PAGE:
A popular misconception is that lean is suited only for manufacturing. Not true. Lean applies in every business and every process. It is not a tactic or a cost reduction program, but a way of thinking and acting for an entire organization.
A lean organization understands customer value and focuses its key processes to continuously increase it. The ultimate goal is to provide perfect value to the customer through a perfect value creation process that has zero waste.
To accomplish this, lean thinking changes the focus of management from optimizing separate technologies, assets, and vertical departments to optimizing the flow of products and services through entire value streams that flow horizontally across technologies, assets, and departments to customers.
Eliminating waste along entire value streams, instead of at isolated points, creates processes that need less human effort, less space, less capital, and less time to make products and services at far less costs and with much fewer defects, compared with traditional business systems. Companies are able to respond to changing customer desires with high variety, high quality, low cost, and with very fast throughput times. Also, information management becomes much simpler and more accurate
Six Sigma simply means a measure of quality that strives for near perfection. Six Sigma is a disciplined, data-driven approach and methodology for eliminating defects (driving toward six standard deviations between the mean and the nearest specification limit) in any process – from manufacturing to transactional and from product to service.
The fundamental objective of the Six Sigma methodology is the implementation of a measurement-based strategy that focuses on process improvement and variation reduction through the application of Six Sigma improvement projects. This is accomplished through the use
of two Six Sigma sub-methodologies: DMAIC and DMADV. The Six Sigma DMAIC process (define, measure, analyze, improve, control) is an improvement system for existing processes falling below specification and looking for incremental improvement. The Six Sigma DMADV process (define, measure, analyze, design, verify) is an improvement system used to develop new processes or products at Six Sigma quality levels. It can also be employed if a current process requires more than just incremental improvement. Both Six Sigma processes are executed by Six Sigma Green Belts and Six Sigma Black Belts, and are overseen by Six Sigma Master Black Belts.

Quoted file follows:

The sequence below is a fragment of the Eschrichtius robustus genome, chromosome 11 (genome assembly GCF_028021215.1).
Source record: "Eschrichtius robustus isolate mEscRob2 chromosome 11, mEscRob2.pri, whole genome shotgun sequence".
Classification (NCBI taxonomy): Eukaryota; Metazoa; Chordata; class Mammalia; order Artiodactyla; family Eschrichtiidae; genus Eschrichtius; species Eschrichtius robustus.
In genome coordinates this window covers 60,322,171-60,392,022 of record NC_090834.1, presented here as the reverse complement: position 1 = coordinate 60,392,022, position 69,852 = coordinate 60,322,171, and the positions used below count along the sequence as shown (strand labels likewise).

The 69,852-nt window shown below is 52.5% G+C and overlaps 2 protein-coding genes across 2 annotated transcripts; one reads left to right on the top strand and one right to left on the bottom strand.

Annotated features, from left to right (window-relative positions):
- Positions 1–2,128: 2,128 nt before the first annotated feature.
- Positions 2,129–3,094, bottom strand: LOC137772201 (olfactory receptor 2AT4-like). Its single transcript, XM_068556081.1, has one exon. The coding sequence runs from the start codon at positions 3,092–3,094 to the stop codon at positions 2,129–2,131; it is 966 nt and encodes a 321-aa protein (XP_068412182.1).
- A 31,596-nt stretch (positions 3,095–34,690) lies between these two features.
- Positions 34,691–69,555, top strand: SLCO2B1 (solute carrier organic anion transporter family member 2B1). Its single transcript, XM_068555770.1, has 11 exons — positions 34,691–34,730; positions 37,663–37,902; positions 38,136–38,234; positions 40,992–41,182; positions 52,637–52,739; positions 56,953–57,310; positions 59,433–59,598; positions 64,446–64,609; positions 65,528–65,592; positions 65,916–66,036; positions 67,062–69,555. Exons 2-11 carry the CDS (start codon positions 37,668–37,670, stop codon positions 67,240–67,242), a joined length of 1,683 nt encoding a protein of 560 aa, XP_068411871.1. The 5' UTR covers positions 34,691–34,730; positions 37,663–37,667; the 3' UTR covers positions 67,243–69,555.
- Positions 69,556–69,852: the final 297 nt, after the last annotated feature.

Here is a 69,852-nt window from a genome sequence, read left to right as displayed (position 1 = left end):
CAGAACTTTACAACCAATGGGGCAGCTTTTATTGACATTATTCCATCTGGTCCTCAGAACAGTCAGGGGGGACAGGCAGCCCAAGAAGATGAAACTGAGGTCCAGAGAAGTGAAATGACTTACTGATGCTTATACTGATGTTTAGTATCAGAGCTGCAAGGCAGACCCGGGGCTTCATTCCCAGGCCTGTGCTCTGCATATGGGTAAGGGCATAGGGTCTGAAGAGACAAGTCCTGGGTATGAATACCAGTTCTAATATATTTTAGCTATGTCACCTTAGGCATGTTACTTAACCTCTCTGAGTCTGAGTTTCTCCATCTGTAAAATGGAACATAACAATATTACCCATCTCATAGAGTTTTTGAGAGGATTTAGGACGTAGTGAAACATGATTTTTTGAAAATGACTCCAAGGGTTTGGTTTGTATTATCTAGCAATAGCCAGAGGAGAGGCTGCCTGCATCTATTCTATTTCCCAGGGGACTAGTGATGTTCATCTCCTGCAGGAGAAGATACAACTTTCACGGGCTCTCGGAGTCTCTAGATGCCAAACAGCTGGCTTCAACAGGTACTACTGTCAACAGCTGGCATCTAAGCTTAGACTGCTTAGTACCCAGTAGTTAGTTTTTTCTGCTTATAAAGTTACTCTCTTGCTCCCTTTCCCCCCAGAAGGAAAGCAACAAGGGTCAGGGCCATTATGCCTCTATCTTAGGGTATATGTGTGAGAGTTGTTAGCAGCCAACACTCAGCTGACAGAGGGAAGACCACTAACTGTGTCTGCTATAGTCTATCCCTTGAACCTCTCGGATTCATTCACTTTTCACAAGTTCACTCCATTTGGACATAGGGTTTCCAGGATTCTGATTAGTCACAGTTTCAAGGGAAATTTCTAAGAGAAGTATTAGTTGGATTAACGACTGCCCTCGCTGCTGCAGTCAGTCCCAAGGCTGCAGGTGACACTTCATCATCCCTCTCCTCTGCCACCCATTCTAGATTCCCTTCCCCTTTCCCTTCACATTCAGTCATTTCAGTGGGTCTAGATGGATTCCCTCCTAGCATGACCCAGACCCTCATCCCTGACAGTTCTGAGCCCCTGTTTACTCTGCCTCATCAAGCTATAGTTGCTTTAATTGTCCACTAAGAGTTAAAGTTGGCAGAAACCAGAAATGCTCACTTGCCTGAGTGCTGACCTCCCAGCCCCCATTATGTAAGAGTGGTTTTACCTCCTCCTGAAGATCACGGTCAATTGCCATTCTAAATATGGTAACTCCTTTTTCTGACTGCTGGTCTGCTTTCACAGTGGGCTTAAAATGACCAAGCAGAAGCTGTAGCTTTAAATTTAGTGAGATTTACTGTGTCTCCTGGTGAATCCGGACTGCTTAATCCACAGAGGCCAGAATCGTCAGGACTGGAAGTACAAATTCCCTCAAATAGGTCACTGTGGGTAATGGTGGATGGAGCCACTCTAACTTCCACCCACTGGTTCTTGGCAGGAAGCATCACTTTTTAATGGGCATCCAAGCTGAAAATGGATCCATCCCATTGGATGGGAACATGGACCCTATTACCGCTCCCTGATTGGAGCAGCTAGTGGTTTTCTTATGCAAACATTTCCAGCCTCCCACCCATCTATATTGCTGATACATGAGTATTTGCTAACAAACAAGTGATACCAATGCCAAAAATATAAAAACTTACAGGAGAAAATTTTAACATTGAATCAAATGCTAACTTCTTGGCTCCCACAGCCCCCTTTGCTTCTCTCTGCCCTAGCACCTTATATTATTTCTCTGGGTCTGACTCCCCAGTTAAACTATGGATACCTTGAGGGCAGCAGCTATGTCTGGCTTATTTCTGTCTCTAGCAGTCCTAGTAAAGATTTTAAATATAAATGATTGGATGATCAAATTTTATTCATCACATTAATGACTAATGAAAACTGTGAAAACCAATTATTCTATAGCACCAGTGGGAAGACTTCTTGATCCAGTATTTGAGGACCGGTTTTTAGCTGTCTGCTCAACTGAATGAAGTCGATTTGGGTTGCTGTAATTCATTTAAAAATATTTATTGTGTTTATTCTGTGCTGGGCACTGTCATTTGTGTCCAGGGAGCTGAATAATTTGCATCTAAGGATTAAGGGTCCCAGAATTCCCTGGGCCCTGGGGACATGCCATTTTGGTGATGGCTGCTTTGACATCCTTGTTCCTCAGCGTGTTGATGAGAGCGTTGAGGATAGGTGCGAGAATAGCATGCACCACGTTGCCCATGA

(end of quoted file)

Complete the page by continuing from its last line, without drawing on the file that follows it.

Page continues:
Many frameworks exist for implementing the Six Sigm a Methodology. Six Sigma Consultants all over the world have developed proprietary methodologies for implementing Six Sigma quality, based on the similar change management philosophies and applications of tools.
Lean Six Sigma is a process improvement program that combines two ideas: Lean – a collection of techniques for reducing the time needed to provide products or services, and Six Sigma; a collection of techniques for improving the quality of products and services, substantially contributing to increased customer satisfaction.
By combining the two, Lean Six Sigma is a proven business management strategy that helps organizations operates more efficiently. According to many business analysts and quality improvement experts, Lean Six Sigma is the most popular business performance methodology in the history of corporate development.
Lean Six Sigma is a managerial concept combining Lean and Six Sigma that results in the elimination of the eight kinds of wastes / muda (classified as Defects, Overproduction, Waiting, Non-Utilized Talent, Transportation, Inventory, Motion, Extra-Processing) and an improved capability of performance.
The Lean Six Sigma concepts were first published in the book titled Lean Six Sigma: Combining Six Sigma with Lean Speed by Michael George and Peter Vincent in 2002. Lean Six Sigma utilises the DMAIC phases similar to that of Six Sigma. The Lean Six Sigma projects comprise the Lean’s waste elimination projects and the Six Sigma projects based on the critical to quality characteristics. The DMAIC toolkit of Lean Six Sigma comprises all the Lean and Six Sigma tools. The training for Lean Six Sigma is provided through the belt based training system similar to that of Six Sigma. The belt personnel are designated as white belts, yellow belts, green belts, black belts and master black belts, similar to karate.